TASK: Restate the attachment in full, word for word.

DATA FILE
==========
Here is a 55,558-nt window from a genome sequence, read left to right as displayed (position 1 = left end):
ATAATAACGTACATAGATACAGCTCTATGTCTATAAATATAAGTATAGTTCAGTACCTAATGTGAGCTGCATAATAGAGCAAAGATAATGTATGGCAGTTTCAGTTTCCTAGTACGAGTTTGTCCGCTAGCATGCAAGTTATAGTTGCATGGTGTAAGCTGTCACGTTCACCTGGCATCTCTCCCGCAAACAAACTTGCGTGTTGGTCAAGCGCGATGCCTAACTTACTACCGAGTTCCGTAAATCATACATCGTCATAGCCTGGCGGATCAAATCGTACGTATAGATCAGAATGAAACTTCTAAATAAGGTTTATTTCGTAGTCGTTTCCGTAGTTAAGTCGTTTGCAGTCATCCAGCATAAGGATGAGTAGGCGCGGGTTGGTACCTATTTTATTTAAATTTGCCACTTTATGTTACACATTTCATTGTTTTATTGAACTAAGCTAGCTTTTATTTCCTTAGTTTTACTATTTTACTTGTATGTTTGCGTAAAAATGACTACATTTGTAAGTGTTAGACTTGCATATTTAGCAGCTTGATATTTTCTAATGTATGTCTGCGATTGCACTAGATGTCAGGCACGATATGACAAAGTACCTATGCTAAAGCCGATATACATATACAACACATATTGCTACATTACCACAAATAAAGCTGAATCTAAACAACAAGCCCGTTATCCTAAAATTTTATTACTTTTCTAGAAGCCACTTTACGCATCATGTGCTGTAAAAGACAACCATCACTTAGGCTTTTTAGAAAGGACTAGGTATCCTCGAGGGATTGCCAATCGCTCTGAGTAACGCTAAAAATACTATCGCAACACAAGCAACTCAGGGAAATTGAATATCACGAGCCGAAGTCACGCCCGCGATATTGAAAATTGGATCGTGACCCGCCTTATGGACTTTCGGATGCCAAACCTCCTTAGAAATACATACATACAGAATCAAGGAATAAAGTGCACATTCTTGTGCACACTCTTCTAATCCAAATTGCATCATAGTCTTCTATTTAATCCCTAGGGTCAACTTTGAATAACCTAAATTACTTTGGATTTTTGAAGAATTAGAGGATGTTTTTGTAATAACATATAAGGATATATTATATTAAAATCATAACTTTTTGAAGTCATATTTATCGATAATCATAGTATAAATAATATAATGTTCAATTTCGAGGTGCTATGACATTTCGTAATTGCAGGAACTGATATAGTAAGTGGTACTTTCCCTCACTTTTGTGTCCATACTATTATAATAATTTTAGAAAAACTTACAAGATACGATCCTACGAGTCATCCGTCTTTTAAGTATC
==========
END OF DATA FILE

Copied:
Here is a 55,558-nt window from a genome sequence, read left to right as displayed (position 1 = left end):
ATAATAACGTACATAGATACAGCTCTATGTCTATAAATATAAGTATAGTTCAGTACCTAATGTGAGCTGCATAATAGAGCAAAGATAATGTATGGCAGTTTCAGTTTCCTAGTACGAGTTTGTCCGCTAGCATGCAAGTTATAGTTGCATGGTGTAAGCTGTCACGTTCACCTGGCATCTCTCCCGCAAACAAACTTGCGTGTTGGTCAAGCGCGATGCCTAACTTACTACCGAGTTCCGTAAATCATACATCGTCATAGCCTGGCGGATCAAATCGTACGTATAGATCAGAATGAAACTTCTAAATAAGGTTTATTTCGTAGTCGTTTCCGTAGTTAAGTCGTTTGCAGTCATCCAGCATAAGGATGAGTAGGCGCGGGTTGGTACCTATTTTATTTAAATTTGCCACTTTATGTTACACATTTCATTGTTTTATTGAACTAAGCTAGCTTTTATTTCCTTAGTTTTACTATTTTACTTGTATGTTTGCGTAAAAATGACTACATTTGTAAGTGTTAGACTTGCATATTTAGCAGCTTGATATTTTCTAATGTATGTCTGCGATTGCACTAGATGTCAGGCACGATATGACAAAGTACCTATGCTAAAGCCGATATACATATACAACACATATTGCTACATTACCACAAATAAAGCTGAATCTAAACAACAAGCCCGTTATCCTAAAATTTTATTACTTTTCTAGAAGCCACTTTACGCATCATGTGCTGTAAAAGACAACCATCACTTAGGCTTTTTAGAAAGGACTAGGTATCCTCGAGGGATTGCCAATCGCTCTGAGTAACGCTAAAAATACTATCGCAACACAAGCAACTCAGGGAAATTGAATATCACGAGCCGAAGTCACGCCCGCGATATTGAAAATTGGATCGTGACCCGCCTTATGGACTTTCGGATGCCAAACCTCCTTAGAAATACATACATACAGAATCAAGGAATAAAGTGCACATTCTTGTGCACACTCTTCTAATCCAAATTGCATCATAGTCTTCTATTTAATCCCTAGGGTCAACTTTGAATAACCTAAATTACTTTGGATTTTTGAAGAATTAGAGGATGTTTTTGTAATAACATATAAGGATATATTATATTAAAATCATAACTTTTTGAAGTCATATTTATCGATAATCATAGTATAAATAATATAATGTTCAATTTCGAGGTGCTATGACATTTCGTAATTGCAGGAACTGATATAGTAAGTGGTACTTTCCCTCACTTTTGTGTCCATACTATTATAATAATTTTAGAAAAACTTACAAGATACGATCCTACGAGTCATCCGTCTTTTAAGTATC